# On the formulation and analysis of general deterministic structured population models. II. Nonlinear theory

Diekmann, O., Gyllenberg, M., Huang, H., Kirkilionis, M., Metz, J.A.J., & Thieme, H.R. (2001). On the formulation and analysis of general deterministic structured population models. II. Nonlinear theory. Journal of Mathematical Biology 43 (2) 157-189. 10.1007/s002850170002.

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## Abstract

This paper is as much about a certain modeling methodology, as it is about the constructive definition of future population states from a description of individual behavior and an initial population state. The key idea is to build a nonlinear model in two steps, by explicitly introducing the environmental condition via the requirement that individuals are independent from one another (and hence equations are linear) when this condition is given (prescribed) as a function of time.

A linear physiologically structured population model is defined by two rules, one for reproduction and one for development and survival, both depending on the initial individual state and the prevailing environmental condition. In Part I we showed how one can constructively define future population state operators from these two ingredients.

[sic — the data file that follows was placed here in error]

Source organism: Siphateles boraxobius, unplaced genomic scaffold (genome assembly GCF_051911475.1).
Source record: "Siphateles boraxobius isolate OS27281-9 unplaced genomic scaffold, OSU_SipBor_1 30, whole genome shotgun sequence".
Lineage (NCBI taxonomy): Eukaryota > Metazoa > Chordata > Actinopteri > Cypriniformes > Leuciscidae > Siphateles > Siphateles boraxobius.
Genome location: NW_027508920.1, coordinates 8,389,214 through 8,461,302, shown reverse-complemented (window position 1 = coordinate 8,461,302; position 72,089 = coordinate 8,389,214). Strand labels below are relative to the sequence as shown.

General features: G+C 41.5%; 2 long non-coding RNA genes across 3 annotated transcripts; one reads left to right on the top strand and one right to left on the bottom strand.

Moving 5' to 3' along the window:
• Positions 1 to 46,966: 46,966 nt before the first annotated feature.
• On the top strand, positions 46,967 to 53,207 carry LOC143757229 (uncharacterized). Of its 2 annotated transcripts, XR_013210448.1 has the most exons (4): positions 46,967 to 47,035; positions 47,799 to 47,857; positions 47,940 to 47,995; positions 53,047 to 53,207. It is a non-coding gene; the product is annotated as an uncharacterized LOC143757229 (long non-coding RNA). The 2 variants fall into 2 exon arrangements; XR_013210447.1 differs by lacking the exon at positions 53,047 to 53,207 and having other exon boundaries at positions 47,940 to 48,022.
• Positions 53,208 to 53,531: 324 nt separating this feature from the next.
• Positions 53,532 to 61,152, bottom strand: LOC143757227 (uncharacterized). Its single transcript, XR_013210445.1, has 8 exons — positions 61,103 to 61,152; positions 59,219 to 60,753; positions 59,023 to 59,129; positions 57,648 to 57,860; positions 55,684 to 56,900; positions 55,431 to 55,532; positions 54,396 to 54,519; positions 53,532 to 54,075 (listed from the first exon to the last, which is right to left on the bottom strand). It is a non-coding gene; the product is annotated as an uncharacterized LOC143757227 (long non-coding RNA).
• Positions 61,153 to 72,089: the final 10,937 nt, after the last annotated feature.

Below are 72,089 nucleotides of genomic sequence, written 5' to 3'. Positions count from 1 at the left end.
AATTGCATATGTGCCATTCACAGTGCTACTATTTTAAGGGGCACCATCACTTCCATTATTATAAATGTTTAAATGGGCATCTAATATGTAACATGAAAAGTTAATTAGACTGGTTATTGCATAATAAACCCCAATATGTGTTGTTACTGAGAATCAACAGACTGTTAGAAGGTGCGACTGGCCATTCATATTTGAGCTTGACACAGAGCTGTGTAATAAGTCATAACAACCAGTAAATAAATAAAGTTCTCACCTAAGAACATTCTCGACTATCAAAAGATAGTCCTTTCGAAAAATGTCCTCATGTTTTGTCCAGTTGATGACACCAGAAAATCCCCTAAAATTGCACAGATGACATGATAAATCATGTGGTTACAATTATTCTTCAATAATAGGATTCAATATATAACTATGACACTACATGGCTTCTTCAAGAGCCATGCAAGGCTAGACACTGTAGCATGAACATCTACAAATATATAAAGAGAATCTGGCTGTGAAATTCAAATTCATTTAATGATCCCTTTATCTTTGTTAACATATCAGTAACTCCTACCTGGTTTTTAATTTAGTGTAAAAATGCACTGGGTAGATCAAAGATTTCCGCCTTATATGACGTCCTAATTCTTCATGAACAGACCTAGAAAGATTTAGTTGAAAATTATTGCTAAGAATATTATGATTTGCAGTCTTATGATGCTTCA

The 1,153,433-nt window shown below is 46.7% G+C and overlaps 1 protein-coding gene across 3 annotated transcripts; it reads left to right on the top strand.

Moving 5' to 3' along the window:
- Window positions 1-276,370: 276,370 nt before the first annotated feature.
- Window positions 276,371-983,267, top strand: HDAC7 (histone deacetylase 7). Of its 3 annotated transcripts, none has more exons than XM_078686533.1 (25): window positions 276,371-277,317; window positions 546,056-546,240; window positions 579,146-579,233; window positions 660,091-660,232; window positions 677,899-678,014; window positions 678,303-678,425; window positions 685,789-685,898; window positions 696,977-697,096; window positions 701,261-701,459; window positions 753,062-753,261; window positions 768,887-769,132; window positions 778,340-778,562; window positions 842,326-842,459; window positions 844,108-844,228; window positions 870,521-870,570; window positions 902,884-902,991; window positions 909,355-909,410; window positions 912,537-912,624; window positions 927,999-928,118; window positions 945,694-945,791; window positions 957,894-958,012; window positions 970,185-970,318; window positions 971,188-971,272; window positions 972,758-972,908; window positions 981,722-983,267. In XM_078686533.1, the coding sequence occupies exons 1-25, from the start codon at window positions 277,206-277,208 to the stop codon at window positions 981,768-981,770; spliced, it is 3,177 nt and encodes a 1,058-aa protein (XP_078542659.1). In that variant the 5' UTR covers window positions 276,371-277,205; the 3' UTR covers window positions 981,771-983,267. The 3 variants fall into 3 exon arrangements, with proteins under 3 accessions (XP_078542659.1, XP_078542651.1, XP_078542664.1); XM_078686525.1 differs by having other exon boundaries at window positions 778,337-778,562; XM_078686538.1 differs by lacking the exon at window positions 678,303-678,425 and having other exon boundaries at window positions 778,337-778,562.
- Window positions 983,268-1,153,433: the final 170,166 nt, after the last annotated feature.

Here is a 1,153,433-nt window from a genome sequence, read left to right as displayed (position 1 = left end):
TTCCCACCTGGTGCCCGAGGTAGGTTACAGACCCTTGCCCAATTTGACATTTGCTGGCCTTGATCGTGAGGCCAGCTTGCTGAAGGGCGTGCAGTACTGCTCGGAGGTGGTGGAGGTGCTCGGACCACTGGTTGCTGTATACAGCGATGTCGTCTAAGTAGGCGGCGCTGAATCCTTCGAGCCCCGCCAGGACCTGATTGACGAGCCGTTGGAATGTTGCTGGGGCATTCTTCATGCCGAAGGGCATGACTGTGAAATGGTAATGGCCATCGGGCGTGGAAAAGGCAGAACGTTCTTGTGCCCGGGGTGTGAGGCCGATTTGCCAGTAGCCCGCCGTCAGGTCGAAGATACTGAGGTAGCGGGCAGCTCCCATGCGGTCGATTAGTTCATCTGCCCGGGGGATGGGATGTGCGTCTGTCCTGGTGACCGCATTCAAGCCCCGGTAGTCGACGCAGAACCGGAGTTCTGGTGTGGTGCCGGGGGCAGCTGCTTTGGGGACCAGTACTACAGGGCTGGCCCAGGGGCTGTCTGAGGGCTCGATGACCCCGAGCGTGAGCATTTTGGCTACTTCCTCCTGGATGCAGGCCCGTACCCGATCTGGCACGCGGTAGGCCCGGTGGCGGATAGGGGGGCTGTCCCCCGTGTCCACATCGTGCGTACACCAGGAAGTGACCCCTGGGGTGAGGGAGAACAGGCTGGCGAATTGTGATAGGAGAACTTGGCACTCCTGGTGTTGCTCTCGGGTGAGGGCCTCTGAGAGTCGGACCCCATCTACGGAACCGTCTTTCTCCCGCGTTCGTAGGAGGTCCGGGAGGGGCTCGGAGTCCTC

A nonlinear model is a linear model together with a feedback law that describes how the environmental condition at any particular time depends on the population size and composition at that time. When applied to the solution of the linear problem, the feedback law yields a fixed point problem. This we solve constructively by means of the contraction mapping principle, for any given initial population state. Using subsequently this fixed point as input in the linear population model, we obtain a population semiflow. We then say that we solved the nonlinear problem.

The paper is organized in a top-down spirit: We describe a general abstract setting first and then specialize, while becoming more technical.

The results are not restricted to a single population but also cover the interaction (including predation) of several structured (and unstructured) populations.

Item Type: Article Population dynamics; Physiological structure; Nonlinear feedback via the environment; Deterministic at population level; Cannibalism Adaptive Dynamics Network (ADN) Journal of Mathematical Biology; 43(2):157-189 (August 2001) IIASA Import 15 Jan 2016 02:13 27 Aug 2021 17:17 http://pure.iiasa.ac.at/6331 View Item